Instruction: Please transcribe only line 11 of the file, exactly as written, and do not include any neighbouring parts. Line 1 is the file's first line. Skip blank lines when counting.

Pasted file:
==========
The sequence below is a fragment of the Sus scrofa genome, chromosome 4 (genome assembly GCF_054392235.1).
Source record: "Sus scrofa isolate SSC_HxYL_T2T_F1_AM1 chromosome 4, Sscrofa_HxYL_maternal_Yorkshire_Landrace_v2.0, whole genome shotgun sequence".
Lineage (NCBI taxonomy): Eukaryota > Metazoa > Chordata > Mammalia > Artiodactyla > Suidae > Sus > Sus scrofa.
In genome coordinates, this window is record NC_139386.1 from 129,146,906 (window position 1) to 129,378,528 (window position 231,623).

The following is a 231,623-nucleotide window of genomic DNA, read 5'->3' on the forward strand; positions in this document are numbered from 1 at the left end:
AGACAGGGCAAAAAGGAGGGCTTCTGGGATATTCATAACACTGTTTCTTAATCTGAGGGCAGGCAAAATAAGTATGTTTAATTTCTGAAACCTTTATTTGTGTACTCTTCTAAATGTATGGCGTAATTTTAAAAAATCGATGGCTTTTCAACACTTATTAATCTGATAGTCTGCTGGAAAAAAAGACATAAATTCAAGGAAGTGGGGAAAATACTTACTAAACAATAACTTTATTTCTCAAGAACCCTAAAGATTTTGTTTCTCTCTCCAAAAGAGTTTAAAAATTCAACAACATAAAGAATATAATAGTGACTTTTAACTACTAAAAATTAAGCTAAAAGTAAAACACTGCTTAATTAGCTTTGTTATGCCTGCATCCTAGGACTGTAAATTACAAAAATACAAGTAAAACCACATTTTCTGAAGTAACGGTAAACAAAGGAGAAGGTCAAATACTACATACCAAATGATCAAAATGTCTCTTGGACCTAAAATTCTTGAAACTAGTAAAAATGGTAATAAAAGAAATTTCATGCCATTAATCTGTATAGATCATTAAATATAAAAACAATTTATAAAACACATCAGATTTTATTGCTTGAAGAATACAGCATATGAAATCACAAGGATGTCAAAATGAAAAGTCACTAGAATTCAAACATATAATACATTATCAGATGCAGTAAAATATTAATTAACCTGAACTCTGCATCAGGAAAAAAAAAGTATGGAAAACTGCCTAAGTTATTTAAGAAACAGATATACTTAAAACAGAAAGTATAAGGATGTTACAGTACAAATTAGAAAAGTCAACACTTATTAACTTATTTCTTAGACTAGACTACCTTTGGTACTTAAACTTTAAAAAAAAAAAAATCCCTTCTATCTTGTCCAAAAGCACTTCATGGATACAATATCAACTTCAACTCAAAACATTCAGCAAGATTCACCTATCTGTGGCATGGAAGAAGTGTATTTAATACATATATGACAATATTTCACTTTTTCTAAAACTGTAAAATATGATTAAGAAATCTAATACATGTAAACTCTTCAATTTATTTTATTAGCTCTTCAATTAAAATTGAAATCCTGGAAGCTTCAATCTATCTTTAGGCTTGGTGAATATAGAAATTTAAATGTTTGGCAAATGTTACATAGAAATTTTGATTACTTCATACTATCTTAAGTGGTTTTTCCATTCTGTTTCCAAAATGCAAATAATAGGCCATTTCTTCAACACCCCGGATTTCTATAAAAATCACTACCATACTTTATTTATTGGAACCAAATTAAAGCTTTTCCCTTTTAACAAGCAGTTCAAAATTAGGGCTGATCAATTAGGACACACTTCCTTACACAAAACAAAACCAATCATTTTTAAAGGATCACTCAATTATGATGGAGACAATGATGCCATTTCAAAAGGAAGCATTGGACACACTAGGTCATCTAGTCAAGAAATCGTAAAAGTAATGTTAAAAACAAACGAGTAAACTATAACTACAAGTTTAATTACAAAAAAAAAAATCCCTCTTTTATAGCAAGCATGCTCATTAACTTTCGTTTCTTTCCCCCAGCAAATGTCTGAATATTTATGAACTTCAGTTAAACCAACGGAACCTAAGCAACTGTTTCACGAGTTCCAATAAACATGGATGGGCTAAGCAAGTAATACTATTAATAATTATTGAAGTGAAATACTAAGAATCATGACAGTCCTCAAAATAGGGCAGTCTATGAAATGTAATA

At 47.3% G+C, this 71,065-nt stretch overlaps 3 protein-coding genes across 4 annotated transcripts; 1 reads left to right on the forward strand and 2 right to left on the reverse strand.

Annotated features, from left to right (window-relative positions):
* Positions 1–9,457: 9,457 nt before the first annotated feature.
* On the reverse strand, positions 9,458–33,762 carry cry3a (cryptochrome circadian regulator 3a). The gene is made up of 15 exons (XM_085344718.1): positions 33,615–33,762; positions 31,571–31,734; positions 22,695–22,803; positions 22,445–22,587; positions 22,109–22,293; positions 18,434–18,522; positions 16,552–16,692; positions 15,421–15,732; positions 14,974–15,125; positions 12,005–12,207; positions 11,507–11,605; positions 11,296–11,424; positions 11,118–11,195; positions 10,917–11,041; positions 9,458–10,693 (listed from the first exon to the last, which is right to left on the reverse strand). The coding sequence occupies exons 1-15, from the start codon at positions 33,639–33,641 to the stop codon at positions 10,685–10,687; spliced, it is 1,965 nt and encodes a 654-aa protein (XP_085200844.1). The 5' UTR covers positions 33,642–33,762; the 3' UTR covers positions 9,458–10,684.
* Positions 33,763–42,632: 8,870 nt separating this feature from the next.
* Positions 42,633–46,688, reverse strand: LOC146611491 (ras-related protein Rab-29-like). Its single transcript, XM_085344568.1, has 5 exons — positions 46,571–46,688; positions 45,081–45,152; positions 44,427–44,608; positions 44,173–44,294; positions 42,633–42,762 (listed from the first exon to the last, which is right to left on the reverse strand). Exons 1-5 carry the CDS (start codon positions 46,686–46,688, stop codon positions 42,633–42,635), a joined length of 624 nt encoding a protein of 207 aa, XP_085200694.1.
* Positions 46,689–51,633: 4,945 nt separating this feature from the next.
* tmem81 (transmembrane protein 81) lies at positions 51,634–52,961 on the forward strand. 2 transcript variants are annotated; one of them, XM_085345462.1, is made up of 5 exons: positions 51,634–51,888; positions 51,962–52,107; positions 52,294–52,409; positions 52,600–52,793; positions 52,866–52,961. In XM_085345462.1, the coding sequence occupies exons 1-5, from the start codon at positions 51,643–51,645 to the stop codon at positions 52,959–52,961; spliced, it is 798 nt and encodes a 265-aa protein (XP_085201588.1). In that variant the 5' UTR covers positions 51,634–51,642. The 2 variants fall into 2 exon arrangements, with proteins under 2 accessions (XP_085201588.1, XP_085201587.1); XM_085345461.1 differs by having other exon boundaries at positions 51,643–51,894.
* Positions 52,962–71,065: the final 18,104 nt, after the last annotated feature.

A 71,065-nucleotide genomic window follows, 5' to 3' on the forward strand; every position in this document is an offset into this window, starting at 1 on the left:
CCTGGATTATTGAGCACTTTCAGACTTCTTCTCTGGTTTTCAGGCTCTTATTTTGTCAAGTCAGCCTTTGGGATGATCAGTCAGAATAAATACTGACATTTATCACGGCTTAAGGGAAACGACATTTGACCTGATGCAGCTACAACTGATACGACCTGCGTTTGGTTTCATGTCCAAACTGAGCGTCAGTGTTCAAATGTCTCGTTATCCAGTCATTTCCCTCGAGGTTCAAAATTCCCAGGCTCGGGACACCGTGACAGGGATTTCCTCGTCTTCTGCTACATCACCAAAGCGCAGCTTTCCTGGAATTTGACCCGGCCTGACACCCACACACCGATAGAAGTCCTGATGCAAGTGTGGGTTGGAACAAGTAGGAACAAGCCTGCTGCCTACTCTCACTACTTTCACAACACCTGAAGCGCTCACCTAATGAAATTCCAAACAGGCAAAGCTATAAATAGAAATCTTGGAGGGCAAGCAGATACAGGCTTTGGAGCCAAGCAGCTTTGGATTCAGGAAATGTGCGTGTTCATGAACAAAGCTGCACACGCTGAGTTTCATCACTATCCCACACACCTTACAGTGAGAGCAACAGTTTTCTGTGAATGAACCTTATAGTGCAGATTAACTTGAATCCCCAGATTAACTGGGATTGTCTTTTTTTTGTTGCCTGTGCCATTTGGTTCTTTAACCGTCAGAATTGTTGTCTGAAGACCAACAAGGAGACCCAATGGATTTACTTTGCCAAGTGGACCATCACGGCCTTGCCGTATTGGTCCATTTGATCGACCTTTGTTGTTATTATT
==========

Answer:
* Positions 33,763–42,632: 8,870 nt separating this feature from the next.